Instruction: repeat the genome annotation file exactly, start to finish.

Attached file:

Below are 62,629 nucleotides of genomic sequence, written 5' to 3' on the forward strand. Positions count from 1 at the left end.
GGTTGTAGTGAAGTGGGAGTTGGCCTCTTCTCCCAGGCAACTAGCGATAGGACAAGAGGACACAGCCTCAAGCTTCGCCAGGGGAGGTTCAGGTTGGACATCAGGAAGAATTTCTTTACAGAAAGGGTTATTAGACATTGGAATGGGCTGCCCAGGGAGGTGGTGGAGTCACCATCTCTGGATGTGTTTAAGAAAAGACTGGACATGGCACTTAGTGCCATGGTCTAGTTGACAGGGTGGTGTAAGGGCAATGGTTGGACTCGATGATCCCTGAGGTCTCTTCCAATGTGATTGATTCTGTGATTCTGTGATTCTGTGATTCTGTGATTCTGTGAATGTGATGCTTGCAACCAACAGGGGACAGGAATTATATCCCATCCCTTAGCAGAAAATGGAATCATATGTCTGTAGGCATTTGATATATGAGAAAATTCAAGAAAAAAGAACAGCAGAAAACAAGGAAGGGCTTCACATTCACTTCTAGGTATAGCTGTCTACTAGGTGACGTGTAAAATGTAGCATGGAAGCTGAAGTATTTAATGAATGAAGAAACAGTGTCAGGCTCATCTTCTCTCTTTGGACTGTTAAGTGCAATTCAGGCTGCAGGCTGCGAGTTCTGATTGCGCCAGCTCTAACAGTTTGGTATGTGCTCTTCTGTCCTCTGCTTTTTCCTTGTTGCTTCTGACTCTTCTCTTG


Below are 62,629 nucleotides of genomic sequence, written 5' to 3' on the forward strand. Positions count from 1 at the left end.
GGTTGTAGTGAAGTGGGAGTTGGCCTCTTCTCCCAGGCAACTAGCGATAGGACAAGAGGACACAGCCTCAAGCTTCGCCAGGGGAGGTTCAGGTTGGACATCAGGAAGAATTTCTTTACAGAAAGGGTTATTAGACATTGGAATGGGCTGCCCAGGGAGGTGGTGGAGTCACCATCTCTGGATGTGTTTAAGAAAAGACTGGACATGGCACTTAGTGCCATGGTCTAGTTGACAGGGTGGTGTAAGGGCAATGGTTGGACTCGATGATCCCTGAGGTCTCTTCCAATGTGATTGATTCTGTGATTCTGTGATTCTGTGATTCTGTGATTCTGTGAATGTGATGCTTGCAACCAACAGGGGACAGGAATTATATCCCATCCCTTAGCAGAAAATGGAATCATATGTCTGTAGGCATTTGATATATGAGAAAATTCAAGAAAAAAGAACAGCAGAAAACAAGGAAGGGCTTCACATTCACTTCTAGGTATAGCTGTCTACTAGGTGACGTGTAAAATGTAGCATGGAAGCTGAAGTATTTAATGAATGAAGAAACAGTGTCAGGCTCATCTTCTCTCTTTGGACTGTTAAGTGCAATTCAGGCTGCAGGCTGCGAGTTCTGATTGCGCCAGCTCTAACAGTTTGGTATGTGCTCTTCTGTCCTCTGCTTTTTCCTTGTTGCTTCTGACTCTTCTCTTG